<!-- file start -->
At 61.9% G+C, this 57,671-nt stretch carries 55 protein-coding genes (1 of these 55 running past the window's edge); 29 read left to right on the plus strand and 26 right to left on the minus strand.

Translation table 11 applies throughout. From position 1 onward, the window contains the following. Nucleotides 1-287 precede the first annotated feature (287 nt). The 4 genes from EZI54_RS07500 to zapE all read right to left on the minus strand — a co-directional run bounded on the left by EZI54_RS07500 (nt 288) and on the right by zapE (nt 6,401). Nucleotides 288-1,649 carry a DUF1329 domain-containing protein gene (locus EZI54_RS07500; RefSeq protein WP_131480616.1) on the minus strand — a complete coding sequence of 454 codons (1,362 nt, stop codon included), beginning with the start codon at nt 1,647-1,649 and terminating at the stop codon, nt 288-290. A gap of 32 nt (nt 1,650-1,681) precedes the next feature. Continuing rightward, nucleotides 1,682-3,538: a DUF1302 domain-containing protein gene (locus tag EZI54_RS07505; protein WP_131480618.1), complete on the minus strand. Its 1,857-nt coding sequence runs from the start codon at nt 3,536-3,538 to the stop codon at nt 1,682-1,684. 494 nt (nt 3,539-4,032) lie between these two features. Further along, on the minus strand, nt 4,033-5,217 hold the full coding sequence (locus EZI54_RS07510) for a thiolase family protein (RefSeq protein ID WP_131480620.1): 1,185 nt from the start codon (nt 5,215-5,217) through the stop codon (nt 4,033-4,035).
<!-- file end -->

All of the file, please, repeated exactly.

At 61.9% G+C, this 57,671-nt stretch carries 55 protein-coding genes (1 of these 55 running past the window's edge); 29 read left to right on the plus strand and 26 right to left on the minus strand.

Translation table 11 applies throughout. From position 1 onward, the window contains the following. Nucleotides 1-287 precede the first annotated feature (287 nt). The 4 genes from EZI54_RS07500 to zapE all read right to left on the minus strand — a co-directional run bounded on the left by EZI54_RS07500 (nt 288) and on the right by zapE (nt 6,401). Nucleotides 288-1,649 carry a DUF1329 domain-containing protein gene (locus EZI54_RS07500; RefSeq protein WP_131480616.1) on the minus strand — a complete coding sequence of 454 codons (1,362 nt, stop codon included), beginning with the start codon at nt 1,647-1,649 and terminating at the stop codon, nt 288-290. A gap of 32 nt (nt 1,650-1,681) precedes the next feature. Continuing rightward, nucleotides 1,682-3,538: a DUF1302 domain-containing protein gene (locus tag EZI54_RS07505; protein WP_131480618.1), complete on the minus strand. Its 1,857-nt coding sequence runs from the start codon at nt 3,536-3,538 to the stop codon at nt 1,682-1,684. 494 nt (nt 3,539-4,032) lie between these two features. Further along, on the minus strand, nt 4,033-5,217 hold the full coding sequence (locus EZI54_RS07510) for a thiolase family protein (RefSeq protein ID WP_131480620.1): 1,185 nt from the start codon (nt 5,215-5,217) through the stop codon (nt 4,033-4,035).